For just the briefest moment, as I boarded the train this week, I dreaded going to the farm.  Last week, we started weeding and spent a couple of hours each evening as the air was starting to cool, squatting, yanking, and, on occasion cursing.  We didn’t get very far (probably too much cursing).  So the thought of all the weeds that have to be pulled this week (including those that have grown back in the same places we pulled them last week) was a little disheartening.

I once asked a more skilled gardener than myself if something growing among the peonies was a weed or not?  “Anything growing in your garden that you don’t want is a weed.”

But, I quickly decided to re-frame my thoughts.  Perhaps there can be some beauty in weeds.  Right?  I mean, at some point in the history of the world, they served some purpose, so they can’t be all that bad.

So I vow to take a moment with each pluck this weekend and appreciate the beauty of the weed.


This weed is fond of growing up among the hollyhocks.  I worked really hard last summer pulling up its ancestors, so there were many fewer of these this year.


I like to call these thistles “devil weed”.  They just look evil.


This weed reminds me of a quill pen.  There were not that many of them last year, so I didn’t bother with them.  Big mistake.  This year they are EVERYWHERE.  When the wind catches those fronds, it must scatter seeds for yards.  Genius.


This is a new comer.  It was almost pretty enough to keep.


Another newcomer, but I can tell just by looking that he’s bad news.

THE TRAIN REPORT (each week I’ll also give you a glimpse on what our train ride was like):

Train was full and on time.
I sat across the aisle from a mom and a child who were just plain annoying.  (Please tell me that you, too, have come across those people who annoy you for no real reason.  This will make me feel like less of a bad person for having those thoughts.)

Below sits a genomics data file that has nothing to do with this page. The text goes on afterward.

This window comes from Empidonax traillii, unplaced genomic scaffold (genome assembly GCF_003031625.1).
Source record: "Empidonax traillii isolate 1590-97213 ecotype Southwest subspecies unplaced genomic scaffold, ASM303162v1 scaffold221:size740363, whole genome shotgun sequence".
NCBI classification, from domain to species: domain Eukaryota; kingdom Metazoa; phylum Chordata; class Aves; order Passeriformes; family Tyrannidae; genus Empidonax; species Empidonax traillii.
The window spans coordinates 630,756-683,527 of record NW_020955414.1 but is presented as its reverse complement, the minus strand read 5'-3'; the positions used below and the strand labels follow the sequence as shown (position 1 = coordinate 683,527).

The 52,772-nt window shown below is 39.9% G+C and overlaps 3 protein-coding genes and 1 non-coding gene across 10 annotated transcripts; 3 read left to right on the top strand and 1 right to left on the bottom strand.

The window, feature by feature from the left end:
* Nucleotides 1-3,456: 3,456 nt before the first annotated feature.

A thunderstorm rolls through the Mohawk Valley
A thunderstorm rolls through the Mohawk Valley

Sunday morning started with a thunderstorm.  The ominous clouds and deafening claps immediately made me happy.  Rain meant it was far too muddy for any more work in the flower garden.  I had had enough, and I don’t believe in telling you otherwise.  When something is idyllic and romantic, you know by now that I’m the first to paint a pretty picture, but farm life is just not always picture perfect.

Also not quite picture perfect (yet) is the new manufacturing facility for Beekman 1802 soap.  It’s truly amazing how quickly demand for the soap outgrew the little barn annex facility (thank you!).

We spent Sunday not resting, but cleaning out the large new space that is right in the center of the village of Sharon Springs.  It’s almost 2,000 sq feet.  The soaps (and new lotions we are developing) will be manufactured in the back, and in the front, our soap-maker extraordinaire, Deb MacGillicuddy, will open her own mercantile.  If you ever find yourself in our neck of the woods, please stop by and say ‘hi’.

Where BEEKMAN 1802 Soap is made
Where BEEKMAN 1802 Soap is made

The new factory was once a fancy department store that originally opened in 1910.

These solid oak shelves are built into the wall, and looked so beautiful after a nice scrubbing with Murphy’s Oil soap.
These solid oak shelves are built into the wall, and looked so beautiful after a nice scrubbing with Murphy’s Oil soap.
Many of the drawer bottoms were made form old soap boxes. Quite appropriate.
Many of the drawer bottoms were made form old soap boxes. Quite appropriate.
The solid oak staircase in the back of the store. They just don’t make them like this anymore.
The solid oak staircase in the back of the store. They just don’t make them like this anymore.


25 minutes late